Walter De Maria's “The 2000 Sculpture,” an expansive array of plaster rods laid out in 20 rows 164 feet long, will have the floor, literally, for six months at the Los Angeles County Museum of Art's Resnick Exhibition Pavilion, starting Oct. 1.
The work may not be familiar to LACMA's public, but the surroundings are familiar to the work, which occupied the same spot during the summer of 2010, when curators used “The 2000 Sculpture” to help fine-tune the new venue before its opening that fall.
“The sculpture provides an ideal way to test the Resnick Pavilion’s capacity to deal with large-scale work in the context of its architecture,” is how museum director Michael Govan put it at the time, in a post on LACMA’s “Unframed” blog. “The installation of a monumental work as we acclimate this building gives us the chance to test new strategies in anticipation of future projects where we may choose to use the entire space for major installations.”
Evidently, Govan and staff liked what they saw back then.
“The 2000 Sculpture,” which was first displayed in 1992 at the Kunsthaus Zurich in Switzerland, was mainly on view only by invitation during its first LACMA stay, although some regular museum-goers got to see it during sneak preview days before the Resnick Pavilion’s Oct. 2, 2010, opening.
Before coming to LACMA in 2006, Govan worked for 12 years as president and director of New York’s Dia Art Foundation, which meant he was in charge of De Maria’s most famous work, “The Lightning Field.”
That assemblage of 400 polished steel poles, averaging more than 20 feet high, forms a huge grid in the high desert of western New Mexico, where it often attracts lightning bolts. The 1977 work, whose dimensions are one mile by one kilometer, with 220 feet between each pole, was commissioned by the Dia Foundation and cost $750,000 to install. It helped established De Maria as one of three leading American figures in the Land Art movement, along with Robert Smithson and Michael Heizer, whose “Levitated Mass” recently took up residence outside the Resnick Pavilion.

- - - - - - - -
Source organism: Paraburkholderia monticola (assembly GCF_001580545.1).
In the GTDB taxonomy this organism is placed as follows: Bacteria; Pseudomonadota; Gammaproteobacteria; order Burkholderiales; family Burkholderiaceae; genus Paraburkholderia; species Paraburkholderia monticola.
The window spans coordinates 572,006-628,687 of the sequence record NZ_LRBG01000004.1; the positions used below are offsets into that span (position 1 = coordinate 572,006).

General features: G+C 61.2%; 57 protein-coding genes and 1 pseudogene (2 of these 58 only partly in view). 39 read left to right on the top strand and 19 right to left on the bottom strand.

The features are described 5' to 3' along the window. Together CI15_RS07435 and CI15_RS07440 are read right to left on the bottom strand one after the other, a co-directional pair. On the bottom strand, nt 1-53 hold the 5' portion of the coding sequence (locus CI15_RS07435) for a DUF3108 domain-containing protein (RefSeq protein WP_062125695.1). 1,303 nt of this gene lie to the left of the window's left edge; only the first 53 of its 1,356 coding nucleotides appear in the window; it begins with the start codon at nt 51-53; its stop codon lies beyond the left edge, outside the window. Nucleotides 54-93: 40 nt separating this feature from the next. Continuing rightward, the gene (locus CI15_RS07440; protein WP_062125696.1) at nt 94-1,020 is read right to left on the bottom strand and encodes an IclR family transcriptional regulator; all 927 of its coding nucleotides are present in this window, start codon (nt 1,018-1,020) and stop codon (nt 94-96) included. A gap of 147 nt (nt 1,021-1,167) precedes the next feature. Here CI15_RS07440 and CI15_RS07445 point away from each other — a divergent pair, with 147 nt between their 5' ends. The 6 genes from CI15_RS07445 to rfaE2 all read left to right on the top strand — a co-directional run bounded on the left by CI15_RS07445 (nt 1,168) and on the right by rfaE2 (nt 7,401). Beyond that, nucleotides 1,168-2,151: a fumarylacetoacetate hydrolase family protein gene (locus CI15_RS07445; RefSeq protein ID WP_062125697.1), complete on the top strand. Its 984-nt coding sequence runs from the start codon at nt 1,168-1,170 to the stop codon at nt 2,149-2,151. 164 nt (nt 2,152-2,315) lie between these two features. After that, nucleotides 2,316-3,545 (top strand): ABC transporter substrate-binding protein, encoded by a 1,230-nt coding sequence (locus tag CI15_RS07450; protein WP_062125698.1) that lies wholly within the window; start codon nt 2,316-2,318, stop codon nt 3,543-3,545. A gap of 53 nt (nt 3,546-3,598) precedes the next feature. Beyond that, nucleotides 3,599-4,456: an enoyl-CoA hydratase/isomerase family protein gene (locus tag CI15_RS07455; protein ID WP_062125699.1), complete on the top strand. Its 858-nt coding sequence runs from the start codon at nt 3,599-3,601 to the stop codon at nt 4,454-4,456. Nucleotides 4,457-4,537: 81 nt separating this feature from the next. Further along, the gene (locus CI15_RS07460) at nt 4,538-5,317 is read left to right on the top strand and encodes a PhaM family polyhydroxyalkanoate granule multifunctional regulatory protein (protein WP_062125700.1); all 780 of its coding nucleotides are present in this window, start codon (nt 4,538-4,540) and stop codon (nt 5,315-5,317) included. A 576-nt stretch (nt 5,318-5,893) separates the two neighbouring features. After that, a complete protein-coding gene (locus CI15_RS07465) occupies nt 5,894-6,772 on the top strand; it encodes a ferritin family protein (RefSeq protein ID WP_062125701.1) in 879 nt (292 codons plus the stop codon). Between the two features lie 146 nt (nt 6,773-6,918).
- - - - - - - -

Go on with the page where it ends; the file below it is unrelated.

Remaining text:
People who want to see “The Lightning Field” pay $100 to $250, which includes a mandatory overnight stay in a nearby three-bedroom cabin. The Dia Foundation website specifies that vistors should “refrain from bringing electronic devices,” and no photography is allowed.
De Maria, 76, keeps out of the spotlight – he didn’t have his first U.S. museum exhibition until last September, when “Walter De Maria: Trilogies,” made up largely of new work, opened at the Menil Collection in Houston. The artist apparently wasn’t granting interviews, so the Houston Chronicle turned to Menil Collection director Josef Helfenstein for insight into matters such as the thinking behind “Bel Air Trilogy: Circle Rod,” in which De Maria faithfully restored three red and beige 1955 Chevrolet Bel Airs, except for adding 12-foot-long steel rods that traverse each automobile from front to back, piercing the windshields.
“He does not explain,” Helfenstein said. “He has never done that.”
De Maria is not amply represented in L.A. museum collections. The Museum of Contemporary Art’s online catalog lists three works – an untitled 1973 photograph of mountains rising from a desert, a 14-inch steel bar with accompanying paper certificate that’s called “High Energy Unit,” and a print of “Hardcore,” a 28-minute film that De Maria made in 1969 that’s partly a western but also dwells on scenic elements of Nevada’s Black Rock Desert. LACMA’s sole De Maria holding is a print of “Hardcore.”
The artist also was part of a little-known but pivotal moment in the birth of alternative rock music. Early in 1965, De Maria briefly played drums in the Primitives, a New York City rock band that Pickwick Records assembled to support one of its in-house songwriters, Lou Reed. The Primitives soon morphed into the Velvet Underground, although by then De Maria was no longer involved.
He, musician-filmmaker Tony Conrad and avant-garde multi-instrumentalist John Cale had been plucked from a party by a producer for Pickwick, who thought they had the right long-haired look, according to Cale's autobiography, and assigned them to accompany singer-guitarist Reed in the Primitives.
Cale and Reed stayed together and went on to form the Velvets, who soon were part of history's most propitious union between rock 'n' roll and visual art. Andy Warhol featured the band in his Exploding Plastic Inevitable multimedia events and served as its manager and producer -- as well as creating the album cover for the 1967 LP that began one of rock's most original and influential bodies of work.